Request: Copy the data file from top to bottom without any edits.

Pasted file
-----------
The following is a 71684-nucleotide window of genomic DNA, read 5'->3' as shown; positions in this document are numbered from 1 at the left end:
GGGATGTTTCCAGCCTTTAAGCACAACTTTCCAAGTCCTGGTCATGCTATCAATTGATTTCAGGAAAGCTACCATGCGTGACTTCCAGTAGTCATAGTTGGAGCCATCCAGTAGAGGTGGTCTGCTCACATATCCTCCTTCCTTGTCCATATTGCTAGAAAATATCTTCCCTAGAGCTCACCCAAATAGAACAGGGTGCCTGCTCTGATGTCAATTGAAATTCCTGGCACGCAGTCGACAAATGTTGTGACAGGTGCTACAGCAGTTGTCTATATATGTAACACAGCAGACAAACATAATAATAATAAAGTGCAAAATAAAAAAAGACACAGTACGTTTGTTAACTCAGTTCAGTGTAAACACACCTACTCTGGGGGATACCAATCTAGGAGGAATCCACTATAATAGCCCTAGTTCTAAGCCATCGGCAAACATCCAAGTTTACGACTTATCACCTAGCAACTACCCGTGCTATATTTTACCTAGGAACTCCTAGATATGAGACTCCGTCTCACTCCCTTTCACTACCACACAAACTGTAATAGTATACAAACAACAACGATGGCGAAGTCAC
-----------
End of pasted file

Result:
The following is a 71684-nucleotide window of genomic DNA, read 5'->3' as shown; positions in this document are numbered from 1 at the left end:
GGGATGTTTCCAGCCTTTAAGCACAACTTTCCAAGTCCTGGTCATGCTATCAATTGATTTCAGGAAAGCTACCATGCGTGACTTCCAGTAGTCATAGTTGGAGCCATCCAGTAGAGGTGGTCTGCTCACATATCCTCCTTCCTTGTCCATATTGCTAGAAAATATCTTCCCTAGAGCTCACCCAAATAGAACAGGGTGCCTGCTCTGATGTCAATTGAAATTCCTGGCACGCAGTCGACAAATGTTGTGACAGGTGCTACAGCAGTTGTCTATATATGTAACACAGCAGACAAACATAATAATAATAAAGTGCAAAATAAAAAAAGACACAGTACGTTTGTTAACTCAGTTCAGTGTAAACACACCTACTCTGGGGGATACCAATCTAGGAGGAATCCACTATAATAGCCCTAGTTCTAAGCCATCGGCAAACATCCAAGTTTACGACTTATCACCTAGCAACTACCCGTGCTATATTTTACCTAGGAACTCCTAGATATGAGACTCCGTCTCACTCCCTTTCACTACCACACAAACTGTAATAGTATACAAACAACAACGATGGCGAAGTCAC